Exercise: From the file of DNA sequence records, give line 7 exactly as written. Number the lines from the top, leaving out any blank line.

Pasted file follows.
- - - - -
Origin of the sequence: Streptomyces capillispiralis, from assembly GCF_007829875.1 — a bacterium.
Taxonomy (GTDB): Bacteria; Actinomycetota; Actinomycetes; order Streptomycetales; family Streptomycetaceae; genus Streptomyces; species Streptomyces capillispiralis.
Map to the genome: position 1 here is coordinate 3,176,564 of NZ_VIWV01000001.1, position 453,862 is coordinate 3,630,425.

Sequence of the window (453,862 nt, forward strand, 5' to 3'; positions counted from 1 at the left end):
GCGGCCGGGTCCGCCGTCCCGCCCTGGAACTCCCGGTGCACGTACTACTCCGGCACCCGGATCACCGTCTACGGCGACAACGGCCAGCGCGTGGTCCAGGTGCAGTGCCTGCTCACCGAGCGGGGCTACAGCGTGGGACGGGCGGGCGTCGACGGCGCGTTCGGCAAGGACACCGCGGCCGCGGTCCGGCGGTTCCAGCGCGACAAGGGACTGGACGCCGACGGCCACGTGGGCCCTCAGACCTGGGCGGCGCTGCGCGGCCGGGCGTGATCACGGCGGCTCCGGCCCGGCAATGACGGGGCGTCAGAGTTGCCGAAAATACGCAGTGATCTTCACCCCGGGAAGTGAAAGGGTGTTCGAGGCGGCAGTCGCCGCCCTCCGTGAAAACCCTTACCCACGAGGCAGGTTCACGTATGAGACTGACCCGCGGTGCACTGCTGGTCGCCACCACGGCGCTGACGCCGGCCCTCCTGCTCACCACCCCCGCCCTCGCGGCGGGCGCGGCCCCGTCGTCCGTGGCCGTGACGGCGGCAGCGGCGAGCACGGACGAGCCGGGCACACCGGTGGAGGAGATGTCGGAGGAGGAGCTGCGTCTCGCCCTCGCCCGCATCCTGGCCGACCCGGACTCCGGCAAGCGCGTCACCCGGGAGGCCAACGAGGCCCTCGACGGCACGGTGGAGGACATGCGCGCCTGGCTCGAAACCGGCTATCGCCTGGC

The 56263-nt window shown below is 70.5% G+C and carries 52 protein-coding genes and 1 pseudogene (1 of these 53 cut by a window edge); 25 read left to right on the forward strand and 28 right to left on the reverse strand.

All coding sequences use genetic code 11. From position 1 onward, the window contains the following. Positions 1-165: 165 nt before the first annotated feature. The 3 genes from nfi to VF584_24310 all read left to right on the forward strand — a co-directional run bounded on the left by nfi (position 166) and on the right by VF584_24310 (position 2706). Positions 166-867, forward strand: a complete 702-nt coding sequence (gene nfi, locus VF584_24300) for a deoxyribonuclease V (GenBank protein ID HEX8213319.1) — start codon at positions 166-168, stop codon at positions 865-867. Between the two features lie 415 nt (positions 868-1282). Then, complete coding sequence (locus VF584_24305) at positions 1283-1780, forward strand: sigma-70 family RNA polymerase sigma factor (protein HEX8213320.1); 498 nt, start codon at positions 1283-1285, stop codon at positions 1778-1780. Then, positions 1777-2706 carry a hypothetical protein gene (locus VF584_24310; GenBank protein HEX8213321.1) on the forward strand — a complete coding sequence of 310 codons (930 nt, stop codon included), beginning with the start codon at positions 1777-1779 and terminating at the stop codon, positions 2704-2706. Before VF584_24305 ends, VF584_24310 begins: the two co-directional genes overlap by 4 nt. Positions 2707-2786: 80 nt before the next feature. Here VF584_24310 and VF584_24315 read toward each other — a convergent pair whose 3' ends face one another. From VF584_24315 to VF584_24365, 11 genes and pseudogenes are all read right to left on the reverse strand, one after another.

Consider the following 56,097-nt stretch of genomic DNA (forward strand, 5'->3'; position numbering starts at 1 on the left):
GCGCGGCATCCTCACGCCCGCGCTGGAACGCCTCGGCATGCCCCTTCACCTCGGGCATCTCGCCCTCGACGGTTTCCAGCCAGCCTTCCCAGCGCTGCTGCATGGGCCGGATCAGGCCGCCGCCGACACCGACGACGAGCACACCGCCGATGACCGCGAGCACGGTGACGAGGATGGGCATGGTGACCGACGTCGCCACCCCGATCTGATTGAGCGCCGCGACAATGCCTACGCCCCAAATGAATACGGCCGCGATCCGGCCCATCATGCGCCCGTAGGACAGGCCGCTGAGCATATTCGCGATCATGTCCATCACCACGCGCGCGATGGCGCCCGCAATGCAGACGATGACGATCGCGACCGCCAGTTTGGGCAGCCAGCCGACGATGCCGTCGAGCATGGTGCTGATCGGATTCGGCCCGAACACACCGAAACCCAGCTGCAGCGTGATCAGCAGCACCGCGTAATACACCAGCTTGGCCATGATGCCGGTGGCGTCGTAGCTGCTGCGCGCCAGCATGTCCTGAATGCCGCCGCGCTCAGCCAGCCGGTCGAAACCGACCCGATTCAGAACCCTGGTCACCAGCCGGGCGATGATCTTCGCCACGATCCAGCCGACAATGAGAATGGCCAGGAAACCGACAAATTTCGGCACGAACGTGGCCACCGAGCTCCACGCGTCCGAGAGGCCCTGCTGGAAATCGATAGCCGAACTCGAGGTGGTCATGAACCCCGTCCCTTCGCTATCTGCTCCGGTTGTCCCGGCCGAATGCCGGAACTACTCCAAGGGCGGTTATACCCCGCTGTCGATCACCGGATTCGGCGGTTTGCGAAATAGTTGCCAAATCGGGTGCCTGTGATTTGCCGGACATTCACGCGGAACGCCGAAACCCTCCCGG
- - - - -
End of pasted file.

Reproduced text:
All coding sequences use genetic code 11. From position 1 onward, the window contains the following. Positions 1-165: 165 nt before the first annotated feature. The 3 genes from nfi to VF584_24310 all read left to right on the forward strand — a co-directional run bounded on the left by nfi (position 166) and on the right by VF584_24310 (position 2706). Positions 166-867, forward strand: a complete 702-nt coding sequence (gene nfi, locus VF584_24300) for a deoxyribonuclease V (GenBank protein ID HEX8213319.1) — start codon at positions 166-168, stop codon at positions 865-867. Between the two features lie 415 nt (positions 868-1282). Then, complete coding sequence (locus VF584_24305) at positions 1283-1780, forward strand: sigma-70 family RNA polymerase sigma factor (protein HEX8213320.1); 498 nt, start codon at positions 1283-1285, stop codon at positions 1778-1780. Then, positions 1777-2706 carry a hypothetical protein gene (locus VF584_24310; GenBank protein HEX8213321.1) on the forward strand — a complete coding sequence of 310 codons (930 nt, stop codon included), beginning with the start codon at positions 1777-1779 and terminating at the stop codon, positions 2704-2706. Before VF584_24305 ends, VF584_24310 begins: the two co-directional genes overlap by 4 nt. Positions 2707-2786: 80 nt before the next feature. Here VF584_24310 and VF584_24315 read toward each other — a convergent pair whose 3' ends face one another. From VF584_24315 to VF584_24365, 11 genes and pseudogenes are all read right to left on the reverse strand, one after another.